As a course of study, the Program on Justice and Peace embodies Georgetown’s commitment to Jesuit ideals unlike any other. The College’s decision, therefore, to expand the program from a minor to a major last week represents a victory for the entire university, and it’s surprising only that it took so long.
The new major came about thanks to a yearlong campaign by students in the justice and peace studies minor, which has been a part of the curriculum for more than 20 years. In this minor, students were required to write a 50-page thesis, a deterrent for some interested students. In the program’s new structure, the thesis will only be required of students in the major, hopefully encouraging more students interested in social justice to explore the related discipline in their academic endeavors.
Beyond the Program on Justice and Peace, the addition of the new major encourages opportunities in interdisciplinary study. Interdisciplinary majors allow students to learn a range of subjects, which can be an attractive option for students wary of a more traditional major. Majors like American studies and medieval studies have proven to build a substantial foundation in multiple fields, research skills and analytical thinking. Adding yet another option can only be a positive development.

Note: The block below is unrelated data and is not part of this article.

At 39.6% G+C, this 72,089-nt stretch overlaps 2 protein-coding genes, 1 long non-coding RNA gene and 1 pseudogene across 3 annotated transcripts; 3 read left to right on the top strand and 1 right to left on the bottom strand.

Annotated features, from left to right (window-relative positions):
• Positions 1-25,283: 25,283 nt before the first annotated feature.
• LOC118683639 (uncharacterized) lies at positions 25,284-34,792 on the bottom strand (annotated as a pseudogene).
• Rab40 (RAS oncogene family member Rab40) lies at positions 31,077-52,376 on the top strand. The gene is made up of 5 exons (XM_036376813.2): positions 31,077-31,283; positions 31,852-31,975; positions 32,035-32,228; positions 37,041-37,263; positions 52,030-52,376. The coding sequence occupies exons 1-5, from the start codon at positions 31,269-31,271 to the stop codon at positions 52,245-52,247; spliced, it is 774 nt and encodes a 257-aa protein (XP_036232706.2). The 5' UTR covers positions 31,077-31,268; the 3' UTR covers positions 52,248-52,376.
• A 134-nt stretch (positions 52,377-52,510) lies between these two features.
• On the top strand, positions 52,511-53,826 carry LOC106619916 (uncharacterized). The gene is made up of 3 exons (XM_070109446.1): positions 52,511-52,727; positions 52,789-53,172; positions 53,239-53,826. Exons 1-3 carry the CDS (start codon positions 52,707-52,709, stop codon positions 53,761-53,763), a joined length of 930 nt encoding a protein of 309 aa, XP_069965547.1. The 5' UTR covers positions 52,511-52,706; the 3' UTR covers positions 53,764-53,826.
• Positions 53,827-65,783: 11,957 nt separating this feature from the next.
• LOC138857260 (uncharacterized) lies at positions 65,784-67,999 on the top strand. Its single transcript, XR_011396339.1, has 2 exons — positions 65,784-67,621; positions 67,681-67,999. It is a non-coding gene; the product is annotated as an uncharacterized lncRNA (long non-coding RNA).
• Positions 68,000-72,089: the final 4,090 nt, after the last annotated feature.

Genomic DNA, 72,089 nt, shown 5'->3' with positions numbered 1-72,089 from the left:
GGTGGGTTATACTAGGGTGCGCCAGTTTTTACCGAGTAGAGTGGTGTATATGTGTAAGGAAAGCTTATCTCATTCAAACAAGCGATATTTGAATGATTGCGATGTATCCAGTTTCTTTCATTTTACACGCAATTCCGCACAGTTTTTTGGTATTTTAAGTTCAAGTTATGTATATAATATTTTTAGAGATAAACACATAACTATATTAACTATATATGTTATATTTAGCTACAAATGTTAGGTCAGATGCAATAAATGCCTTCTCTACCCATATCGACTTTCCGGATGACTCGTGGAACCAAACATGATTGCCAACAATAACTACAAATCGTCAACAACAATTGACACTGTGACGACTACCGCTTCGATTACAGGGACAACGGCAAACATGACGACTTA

Furthermore, with substantive academic backing, social justice programming for undergraduates stands to gain from this decision. Students who find enrichment through social justice now have more expansive means by which they can learn about the systemic, cultural and social complexities behind their work. While anyone could have taken a justice and peace studies course to achieve these benefits beforehand, adding a major means there will be a wider array of offerings on the subject.
In creating a JUPS major, administrators recognized a passion among Georgetown students and took action to provide the academic resources to meet it. Acting on student demand sets an admirable precedent that the university should follow when students show widespread interest in pursuing academic opportunities.